Transparency is an Agile quality. Although there are several definitions that might apply from the link above, transparency is a communication art. One of the foundations of Scrum is honesty, and honesty leads to transparency for both internal team members and external clients. Being transparent means that all of the work done on a Sprint is visible to those participating in the process. This means document — lightly — as you go, identify problems — impediments — as they arise, ask for clarification — from your Team, your Product Owner, your ScrumMaster — as the Sprint happens.

Opacity occurs when Team members feel like they cannot lift their eyes from the screen and their hands from the keys. If the ScrumMaster or Product Owner only has a foggy idea of what the Team is doing, this is translucency. Transparency is honest communication all the way out to the Stakeholders — that means the client. Even if it is bad news, it is Agile bad news, which means that it is coming now rather than weeks or months down the road. Whenever you can save weeks and months, you know you are getting more Agile.

Mark Levison writes a great blog-style site out at Notes from a Tool User. Aside from being a proponent of Team Programming, Mark simply states that “Transparency builds Trust”. I think that this is a good sound byte to remember. Transparency = Honesty = Trust.

Originally published: Tuesday, 12/11/2007

Really good Product Owners always start Planning Scrums with something along the lines of “Once upon a time…” The reason behind this is that one of the least understood but most powerful concepts in Scrum methodology (along with the Squeaky Toy) is the Story. A Story, essentially, is a short description of the usefulness of a feature or product, including vital information such as who is going to use it, why they want it, and what it is supposed to do.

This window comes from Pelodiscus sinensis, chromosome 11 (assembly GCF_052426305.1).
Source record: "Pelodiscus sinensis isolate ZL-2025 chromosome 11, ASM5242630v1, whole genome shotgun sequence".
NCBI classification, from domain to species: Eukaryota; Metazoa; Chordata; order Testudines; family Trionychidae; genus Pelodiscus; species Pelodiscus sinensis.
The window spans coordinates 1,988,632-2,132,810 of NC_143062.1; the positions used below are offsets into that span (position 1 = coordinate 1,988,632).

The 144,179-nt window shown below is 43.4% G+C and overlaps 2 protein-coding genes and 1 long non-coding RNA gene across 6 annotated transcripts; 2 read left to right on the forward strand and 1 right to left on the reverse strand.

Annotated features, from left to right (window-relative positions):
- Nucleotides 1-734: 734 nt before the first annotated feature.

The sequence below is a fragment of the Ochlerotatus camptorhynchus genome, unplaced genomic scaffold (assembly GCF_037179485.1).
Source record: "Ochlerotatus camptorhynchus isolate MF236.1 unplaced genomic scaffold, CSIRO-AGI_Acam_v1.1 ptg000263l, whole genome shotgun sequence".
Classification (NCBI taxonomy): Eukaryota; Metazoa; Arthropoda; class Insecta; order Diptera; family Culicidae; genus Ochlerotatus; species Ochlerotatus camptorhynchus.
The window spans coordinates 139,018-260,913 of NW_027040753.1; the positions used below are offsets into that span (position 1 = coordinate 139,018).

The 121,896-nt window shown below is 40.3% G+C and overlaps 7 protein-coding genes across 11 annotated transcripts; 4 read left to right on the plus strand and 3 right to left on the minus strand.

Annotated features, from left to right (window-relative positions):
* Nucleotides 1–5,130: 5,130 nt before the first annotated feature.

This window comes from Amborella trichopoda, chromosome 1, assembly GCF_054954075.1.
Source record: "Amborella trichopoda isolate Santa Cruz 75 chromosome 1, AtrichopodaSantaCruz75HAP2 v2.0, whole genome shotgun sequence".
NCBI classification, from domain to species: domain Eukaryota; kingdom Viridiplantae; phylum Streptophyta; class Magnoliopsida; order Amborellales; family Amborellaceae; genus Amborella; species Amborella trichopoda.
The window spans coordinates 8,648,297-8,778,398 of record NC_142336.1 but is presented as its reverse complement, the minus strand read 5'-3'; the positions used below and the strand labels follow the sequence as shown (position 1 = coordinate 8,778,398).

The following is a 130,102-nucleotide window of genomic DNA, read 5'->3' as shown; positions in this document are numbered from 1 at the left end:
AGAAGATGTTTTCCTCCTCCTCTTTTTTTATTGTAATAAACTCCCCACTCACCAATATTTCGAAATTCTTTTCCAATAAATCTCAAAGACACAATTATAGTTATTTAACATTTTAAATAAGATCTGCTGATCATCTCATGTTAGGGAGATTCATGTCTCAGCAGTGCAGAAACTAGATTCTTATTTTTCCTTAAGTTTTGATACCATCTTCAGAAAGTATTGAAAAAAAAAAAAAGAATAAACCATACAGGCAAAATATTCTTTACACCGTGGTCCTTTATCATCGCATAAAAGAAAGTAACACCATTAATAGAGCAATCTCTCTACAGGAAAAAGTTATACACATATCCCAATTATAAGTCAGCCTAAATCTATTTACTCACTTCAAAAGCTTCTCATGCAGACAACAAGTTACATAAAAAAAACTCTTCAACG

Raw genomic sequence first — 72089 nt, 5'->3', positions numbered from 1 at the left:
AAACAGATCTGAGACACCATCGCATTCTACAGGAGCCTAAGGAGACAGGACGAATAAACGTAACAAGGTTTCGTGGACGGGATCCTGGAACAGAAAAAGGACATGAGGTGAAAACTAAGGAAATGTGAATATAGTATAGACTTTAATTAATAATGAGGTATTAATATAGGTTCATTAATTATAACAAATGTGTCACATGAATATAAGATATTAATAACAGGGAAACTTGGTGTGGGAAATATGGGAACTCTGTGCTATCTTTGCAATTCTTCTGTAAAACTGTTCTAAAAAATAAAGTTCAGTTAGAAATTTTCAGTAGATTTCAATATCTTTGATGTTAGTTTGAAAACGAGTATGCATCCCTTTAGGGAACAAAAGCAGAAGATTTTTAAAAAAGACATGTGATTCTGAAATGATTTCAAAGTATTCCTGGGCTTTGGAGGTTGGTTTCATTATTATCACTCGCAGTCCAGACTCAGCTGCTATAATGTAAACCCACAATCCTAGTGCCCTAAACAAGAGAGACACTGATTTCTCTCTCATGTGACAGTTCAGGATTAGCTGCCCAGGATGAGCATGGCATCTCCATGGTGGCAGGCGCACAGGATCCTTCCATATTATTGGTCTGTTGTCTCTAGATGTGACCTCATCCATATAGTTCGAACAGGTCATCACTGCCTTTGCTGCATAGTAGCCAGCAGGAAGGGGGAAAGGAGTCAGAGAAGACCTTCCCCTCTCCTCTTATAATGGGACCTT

From this trite-sounding invention, you can deduce what is important to who in the Scrum process, the business value, the importance in the grand scheme of the entire project, potential use / test cases, and a whole host of other information within the bounds of a properly-formatted sticky note. Product Owners are the conduit to the customer, or Stakeholders, and as such, they are responsible for translating important pieces of the Product Backlog into Stories. Stories are a bite-sized translation of a feature or client request into terms that the Team can understand, cut up into Tasks, and agree to deliver at the end of the Sprint.

According to Mike Cohn, a properly formatted story is thus:

"As a <some role> I want <something> so that <some value / justification>"

This deceptively simple formula drives Product Owners crazy, because it forces them to get rid of all of the ballyhoo and explain the basic purpose of this feature to the Team. In response, the Team is able to meet the Product Owner halfway and start from the bottom to build a feature or product that the client really wants by describing a series of Tasks that will reach this goal — demonstrable and working — by the end of the Sprint.

Once the Story is told, the Product Owner, the ScrumMaster, and the Team complete the Story by negotiating an Agreement. The Story is usually the top half of the sticky note; the Agreement is the bottom half. In order for the Team to be successful, it must meet the requirements set forth in the Agreement. Agreements are usually a series of bullet points that describe what should be demonstrable to the client by the end of the Sprint.

To put this into perspective, here is a Story with an Agreement from Achieve’s history. Note that Achieve has exercised the First Rule of Scrum: if the rules don’t work for you, throw them out.

STORY:
“This Story allows [the site administrator] to deploy quiz question creation to site users while guiding them to provide these questions in the right format.”

AGREEMENT:
* Exactly four answer boxes, all required
* No title field for users
* No feedback per question
* Auto-generate title field based on taxonomy, question field, and an incremental random number (to prevent repeats in any possible case)
* administrative controls to enable / disable functionality
* show mockups for the way this feature would look to a user

With a Story defined with an Agreement, as long as the Sprint is a reasonable length of time for the Team to perform this work without impediments, there will be a happy ending!